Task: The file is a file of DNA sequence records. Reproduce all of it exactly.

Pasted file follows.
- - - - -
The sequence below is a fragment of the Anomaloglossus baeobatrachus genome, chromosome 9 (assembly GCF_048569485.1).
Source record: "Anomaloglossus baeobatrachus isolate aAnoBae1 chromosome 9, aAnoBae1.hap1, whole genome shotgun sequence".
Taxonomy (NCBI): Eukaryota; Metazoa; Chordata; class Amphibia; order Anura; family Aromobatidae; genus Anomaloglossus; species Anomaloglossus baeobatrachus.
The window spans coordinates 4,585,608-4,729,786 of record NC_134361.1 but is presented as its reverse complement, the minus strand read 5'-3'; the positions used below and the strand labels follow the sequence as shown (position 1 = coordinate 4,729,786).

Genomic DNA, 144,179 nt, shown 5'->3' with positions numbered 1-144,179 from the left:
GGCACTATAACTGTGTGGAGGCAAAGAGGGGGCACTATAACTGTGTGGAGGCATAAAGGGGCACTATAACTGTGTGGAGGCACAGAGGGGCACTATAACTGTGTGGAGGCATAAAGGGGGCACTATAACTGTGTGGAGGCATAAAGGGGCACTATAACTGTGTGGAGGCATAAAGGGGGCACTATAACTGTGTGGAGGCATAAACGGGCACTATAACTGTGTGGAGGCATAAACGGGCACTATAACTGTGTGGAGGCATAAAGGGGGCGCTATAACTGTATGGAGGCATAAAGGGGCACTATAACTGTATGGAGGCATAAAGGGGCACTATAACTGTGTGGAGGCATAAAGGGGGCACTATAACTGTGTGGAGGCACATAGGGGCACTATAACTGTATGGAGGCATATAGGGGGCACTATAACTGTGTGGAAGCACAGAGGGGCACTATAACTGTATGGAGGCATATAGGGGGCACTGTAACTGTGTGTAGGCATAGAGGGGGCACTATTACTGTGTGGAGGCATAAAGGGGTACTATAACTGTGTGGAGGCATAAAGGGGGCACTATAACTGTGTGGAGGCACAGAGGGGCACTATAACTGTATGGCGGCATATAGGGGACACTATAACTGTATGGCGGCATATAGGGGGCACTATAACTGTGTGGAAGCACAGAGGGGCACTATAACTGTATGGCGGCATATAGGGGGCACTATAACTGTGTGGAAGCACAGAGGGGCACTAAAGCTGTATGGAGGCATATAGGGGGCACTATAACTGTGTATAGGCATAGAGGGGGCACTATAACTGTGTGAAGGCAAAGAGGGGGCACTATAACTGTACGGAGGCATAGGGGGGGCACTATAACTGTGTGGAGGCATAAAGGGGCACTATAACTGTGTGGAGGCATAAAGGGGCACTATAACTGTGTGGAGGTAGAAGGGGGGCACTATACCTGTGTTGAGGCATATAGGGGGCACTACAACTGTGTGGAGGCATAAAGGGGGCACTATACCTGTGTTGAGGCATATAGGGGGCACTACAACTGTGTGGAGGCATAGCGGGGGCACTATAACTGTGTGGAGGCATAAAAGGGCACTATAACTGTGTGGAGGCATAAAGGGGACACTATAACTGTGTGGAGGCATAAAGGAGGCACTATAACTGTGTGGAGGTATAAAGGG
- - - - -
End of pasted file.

The sequence below is a fragment of the Anomaloglossus baeobatrachus genome, chromosome 9 (assembly GCF_048569485.1).
Source record: "Anomaloglossus baeobatrachus isolate aAnoBae1 chromosome 9, aAnoBae1.hap1, whole genome shotgun sequence".
Taxonomy (NCBI): Eukaryota; Metazoa; Chordata; class Amphibia; order Anura; family Aromobatidae; genus Anomaloglossus; species Anomaloglossus baeobatrachus.
The window spans coordinates 4,585,608-4,729,786 of record NC_134361.1 but is presented as its reverse complement, the minus strand read 5'-3'; the positions used below and the strand labels follow the sequence as shown (position 1 = coordinate 4,729,786).

Genomic DNA, 144,179 nt, shown 5'->3' with positions numbered 1-144,179 from the left:
GGCACTATAACTGTGTGGAGGCAAAGAGGGGGCACTATAACTGTGTGGAGGCATAAAGGGGCACTATAACTGTGTGGAGGCACAGAGGGGCACTATAACTGTGTGGAGGCATAAAGGGGGCACTATAACTGTGTGGAGGCATAAAGGGGCACTATAACTGTGTGGAGGCATAAAGGGGGCACTATAACTGTGTGGAGGCATAAACGGGCACTATAACTGTGTGGAGGCATAAACGGGCACTATAACTGTGTGGAGGCATAAAGGGGGCGCTATAACTGTATGGAGGCATAAAGGGGCACTATAACTGTATGGAGGCATAAAGGGGCACTATAACTGTGTGGAGGCATAAAGGGGGCACTATAACTGTGTGGAGGCACATAGGGGCACTATAACTGTATGGAGGCATATAGGGGGCACTATAACTGTGTGGAAGCACAGAGGGGCACTATAACTGTATGGAGGCATATAGGGGGCACTGTAACTGTGTGTAGGCATAGAGGGGGCACTATTACTGTGTGGAGGCATAAAGGGGTACTATAACTGTGTGGAGGCATAAAGGGGGCACTATAACTGTGTGGAGGCACAGAGGGGCACTATAACTGTATGGCGGCATATAGGGGACACTATAACTGTATGGCGGCATATAGGGGGCACTATAACTGTGTGGAAGCACAGAGGGGCACTATAACTGTATGGCGGCATATAGGGGGCACTATAACTGTGTGGAAGCACAGAGGGGCACTAAAGCTGTATGGAGGCATATAGGGGGCACTATAACTGTGTATAGGCATAGAGGGGGCACTATAACTGTGTGAAGGCAAAGAGGGGGCACTATAACTGTACGGAGGCATAGGGGGGGCACTATAACTGTGTGGAGGCATAAAGGGGCACTATAACTGTGTGGAGGCATAAAGGGGCACTATAACTGTGTGGAGGTAGAAGGGGGGCACTATACCTGTGTTGAGGCATATAGGGGGCACTACAACTGTGTGGAGGCATAAAGGGGGCACTATACCTGTGTTGAGGCATATAGGGGGCACTACAACTGTGTGGAGGCATAGCGGGGGCACTATAACTGTGTGGAGGCATAAAAGGGCACTATAACTGTGTGGAGGCATAAAGGGGACACTATAACTGTGTGGAGGCATAAAGGAGGCACTATAACTGTGTGGAGGTATAAAGGG